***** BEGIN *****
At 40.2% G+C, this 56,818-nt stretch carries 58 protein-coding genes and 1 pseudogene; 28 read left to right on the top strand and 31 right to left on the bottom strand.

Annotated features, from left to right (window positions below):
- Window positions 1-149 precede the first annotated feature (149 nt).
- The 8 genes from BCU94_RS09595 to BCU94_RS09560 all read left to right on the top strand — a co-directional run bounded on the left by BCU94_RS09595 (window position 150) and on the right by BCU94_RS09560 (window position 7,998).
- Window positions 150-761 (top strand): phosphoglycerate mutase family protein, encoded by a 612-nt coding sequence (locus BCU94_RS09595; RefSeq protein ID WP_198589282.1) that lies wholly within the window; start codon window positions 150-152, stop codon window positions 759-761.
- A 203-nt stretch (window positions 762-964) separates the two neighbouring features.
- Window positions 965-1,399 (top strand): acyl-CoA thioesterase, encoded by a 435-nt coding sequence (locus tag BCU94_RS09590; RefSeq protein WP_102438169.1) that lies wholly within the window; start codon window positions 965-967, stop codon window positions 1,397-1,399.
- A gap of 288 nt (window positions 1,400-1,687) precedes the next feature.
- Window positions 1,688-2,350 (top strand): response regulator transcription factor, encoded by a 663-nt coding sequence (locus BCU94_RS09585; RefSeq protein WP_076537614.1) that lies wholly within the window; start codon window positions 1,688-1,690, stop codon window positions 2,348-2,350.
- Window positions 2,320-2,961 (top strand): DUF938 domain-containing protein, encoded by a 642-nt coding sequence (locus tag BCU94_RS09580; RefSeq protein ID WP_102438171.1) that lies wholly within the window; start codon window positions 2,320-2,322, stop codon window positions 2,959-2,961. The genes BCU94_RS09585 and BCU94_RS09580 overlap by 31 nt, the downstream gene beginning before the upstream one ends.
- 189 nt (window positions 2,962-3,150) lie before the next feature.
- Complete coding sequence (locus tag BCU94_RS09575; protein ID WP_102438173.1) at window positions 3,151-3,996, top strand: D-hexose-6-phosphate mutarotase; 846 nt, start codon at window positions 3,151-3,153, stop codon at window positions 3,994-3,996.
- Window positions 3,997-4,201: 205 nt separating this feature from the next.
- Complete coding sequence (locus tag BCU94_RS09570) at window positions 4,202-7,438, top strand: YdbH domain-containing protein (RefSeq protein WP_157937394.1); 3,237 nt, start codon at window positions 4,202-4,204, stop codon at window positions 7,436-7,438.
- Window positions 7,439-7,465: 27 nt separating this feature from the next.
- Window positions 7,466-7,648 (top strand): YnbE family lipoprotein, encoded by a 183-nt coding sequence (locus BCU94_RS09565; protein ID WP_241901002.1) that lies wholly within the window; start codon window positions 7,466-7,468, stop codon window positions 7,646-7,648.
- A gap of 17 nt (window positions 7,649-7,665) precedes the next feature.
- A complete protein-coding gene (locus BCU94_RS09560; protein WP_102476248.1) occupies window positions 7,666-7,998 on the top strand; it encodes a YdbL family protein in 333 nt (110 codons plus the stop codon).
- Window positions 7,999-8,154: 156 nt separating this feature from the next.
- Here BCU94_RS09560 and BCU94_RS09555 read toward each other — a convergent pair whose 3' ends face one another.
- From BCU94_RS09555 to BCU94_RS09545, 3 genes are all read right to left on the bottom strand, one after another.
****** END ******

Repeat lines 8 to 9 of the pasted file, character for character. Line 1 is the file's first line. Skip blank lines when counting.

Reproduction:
- A gap of 288 nt (window positions 1,400-1,687) precedes the next feature.
- Window positions 1,688-2,350 (top strand): response regulator transcription factor, encoded by a 663-nt coding sequence (locus BCU94_RS09585; RefSeq protein WP_076537614.1) that lies wholly within the window; start codon window positions 1,688-1,690, stop codon window positions 2,348-2,350.